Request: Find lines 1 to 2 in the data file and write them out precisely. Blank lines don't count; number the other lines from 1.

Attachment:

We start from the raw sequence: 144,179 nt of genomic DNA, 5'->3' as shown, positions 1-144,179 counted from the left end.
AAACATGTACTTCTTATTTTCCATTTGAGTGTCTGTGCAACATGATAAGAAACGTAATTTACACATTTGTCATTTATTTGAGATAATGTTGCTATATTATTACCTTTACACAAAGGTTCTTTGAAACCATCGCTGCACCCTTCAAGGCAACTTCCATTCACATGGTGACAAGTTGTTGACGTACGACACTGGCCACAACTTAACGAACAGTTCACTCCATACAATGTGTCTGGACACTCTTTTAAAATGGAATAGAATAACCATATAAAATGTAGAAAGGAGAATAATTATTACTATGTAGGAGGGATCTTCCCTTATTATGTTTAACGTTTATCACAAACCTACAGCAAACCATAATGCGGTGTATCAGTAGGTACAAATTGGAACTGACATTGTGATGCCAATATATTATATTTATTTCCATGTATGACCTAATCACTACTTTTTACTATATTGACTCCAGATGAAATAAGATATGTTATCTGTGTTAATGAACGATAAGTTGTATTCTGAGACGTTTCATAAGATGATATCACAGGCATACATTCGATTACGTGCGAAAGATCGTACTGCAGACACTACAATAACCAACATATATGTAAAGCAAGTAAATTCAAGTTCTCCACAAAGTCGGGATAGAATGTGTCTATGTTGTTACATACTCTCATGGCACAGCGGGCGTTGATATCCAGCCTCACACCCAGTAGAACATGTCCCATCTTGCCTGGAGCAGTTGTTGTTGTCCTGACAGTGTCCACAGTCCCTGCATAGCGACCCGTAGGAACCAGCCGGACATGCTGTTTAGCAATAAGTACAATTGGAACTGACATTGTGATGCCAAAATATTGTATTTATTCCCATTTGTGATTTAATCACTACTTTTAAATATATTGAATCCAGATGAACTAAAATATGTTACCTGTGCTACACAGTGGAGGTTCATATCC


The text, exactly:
We start from the raw sequence: 144,179 nt of genomic DNA, 5'->3' as shown, positions 1-144,179 counted from the left end.
AAACATGTACTTCTTATTTTCCATTTGAGTGTCTGTGCAACATGATAAGAAACGTAATTTACACATTTGTCATTTATTTGAGATAATGTTGCTATATTATTACCTTTACACAAAGGTTCTTTGAAACCATCGCTGCACCCTTCAAGGCAACTTCCATTCACATGGTGACAAGTTGTTGACGTACGACACTGGCCACAACTTAACGAACAGTTCACTCCATACAATGTGTCTGGACACTCTTTTAAAATGGAATAGAATAACCATATAAAATGTAGAAAGGAGAATAATTATTACTATGTAGGAGGGATCTTCCCTTATTATGTTTAACGTTTATCACAAACCTACAGCAAACCATAATGCGGTGTATCAGTAGGTACAAATTGGAACTGACATTGTGATGCCAATATATTATATTTATTTCCATGTATGACCTAATCACTACTTTTTACTATATTGACTCCAGATGAAATAAGATATGTTATCTGTGTTAATGAACGATAAGTTGTATTCTGAGACGTTTCATAAGATGATATCACAGGCATACATTCGATTACGTGCGAAAGATCGTACTGCAGACACTACAATAACCAACATATATGTAAAGCAAGTAAATTCAAGTTCTCCACAAAGTCGGGATAGAATGTGTCTATGTTGTTACATACTCTCATGGCACAGCGGGCGTTGATATCCAGCCTCACACCCAGTAGAACATGTCCCATCTTGCCTGGAGCAGTTGTTGTTGTCCTGACAGTGTCCACAGTCCCTGCATAGCGACCCGTAGGAACCAGCCGGACATGCTGTTTAGCAATAAGTACAATTGGAACTGACATTGTGATGCCAAAATATTGTATTTATTCCCATTTGTGATTTAATCACTACTTTTAAATATATTGAATCCAGATGAACTAAAATATGTTACCTGTGCTACACAGTGGAGGTTCATATCC